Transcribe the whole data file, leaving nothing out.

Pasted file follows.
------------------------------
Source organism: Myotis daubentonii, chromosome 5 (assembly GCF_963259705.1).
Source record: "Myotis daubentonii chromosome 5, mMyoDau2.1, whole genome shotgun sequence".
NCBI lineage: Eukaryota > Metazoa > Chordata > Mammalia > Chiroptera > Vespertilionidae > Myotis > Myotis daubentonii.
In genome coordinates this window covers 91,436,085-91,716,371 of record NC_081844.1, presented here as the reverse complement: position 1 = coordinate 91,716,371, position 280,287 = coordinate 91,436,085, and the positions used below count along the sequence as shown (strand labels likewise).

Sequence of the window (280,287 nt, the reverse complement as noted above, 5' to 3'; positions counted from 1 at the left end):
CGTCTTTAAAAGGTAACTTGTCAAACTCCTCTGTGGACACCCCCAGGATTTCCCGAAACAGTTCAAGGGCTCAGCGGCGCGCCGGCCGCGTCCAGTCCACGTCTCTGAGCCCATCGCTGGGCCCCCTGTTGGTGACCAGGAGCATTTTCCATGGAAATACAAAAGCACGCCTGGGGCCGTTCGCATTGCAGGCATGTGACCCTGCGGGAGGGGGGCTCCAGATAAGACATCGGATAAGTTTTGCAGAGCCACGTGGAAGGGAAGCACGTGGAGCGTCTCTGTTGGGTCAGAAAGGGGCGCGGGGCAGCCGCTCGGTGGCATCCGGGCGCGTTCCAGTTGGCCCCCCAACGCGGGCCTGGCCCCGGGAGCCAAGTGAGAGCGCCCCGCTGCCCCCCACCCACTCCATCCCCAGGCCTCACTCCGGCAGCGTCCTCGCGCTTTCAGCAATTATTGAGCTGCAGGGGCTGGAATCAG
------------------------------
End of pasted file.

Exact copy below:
Source organism: Myotis daubentonii, chromosome 5 (assembly GCF_963259705.1).
Source record: "Myotis daubentonii chromosome 5, mMyoDau2.1, whole genome shotgun sequence".
NCBI lineage: Eukaryota > Metazoa > Chordata > Mammalia > Chiroptera > Vespertilionidae > Myotis > Myotis daubentonii.
In genome coordinates this window covers 91,436,085-91,716,371 of record NC_081844.1, presented here as the reverse complement: position 1 = coordinate 91,716,371, position 280,287 = coordinate 91,436,085, and the positions used below count along the sequence as shown (strand labels likewise).

Sequence of the window (280,287 nt, the reverse complement as noted above, 5' to 3'; positions counted from 1 at the left end):
CGTCTTTAAAAGGTAACTTGTCAAACTCCTCTGTGGACACCCCCAGGATTTCCCGAAACAGTTCAAGGGCTCAGCGGCGCGCCGGCCGCGTCCAGTCCACGTCTCTGAGCCCATCGCTGGGCCCCCTGTTGGTGACCAGGAGCATTTTCCATGGAAATACAAAAGCACGCCTGGGGCCGTTCGCATTGCAGGCATGTGACCCTGCGGGAGGGGGGCTCCAGATAAGACATCGGATAAGTTTTGCAGAGCCACGTGGAAGGGAAGCACGTGGAGCGTCTCTGTTGGGTCAGAAAGGGGCGCGGGGCAGCCGCTCGGTGGCATCCGGGCGCGTTCCAGTTGGCCCCCCAACGCGGGCCTGGCCCCGGGAGCCAAGTGAGAGCGCCCCGCTGCCCCCCACCCACTCCATCCCCAGGCCTCACTCCGGCAGCGTCCTCGCGCTTTCAGCAATTATTGAGCTGCAGGGGCTGGAATCAG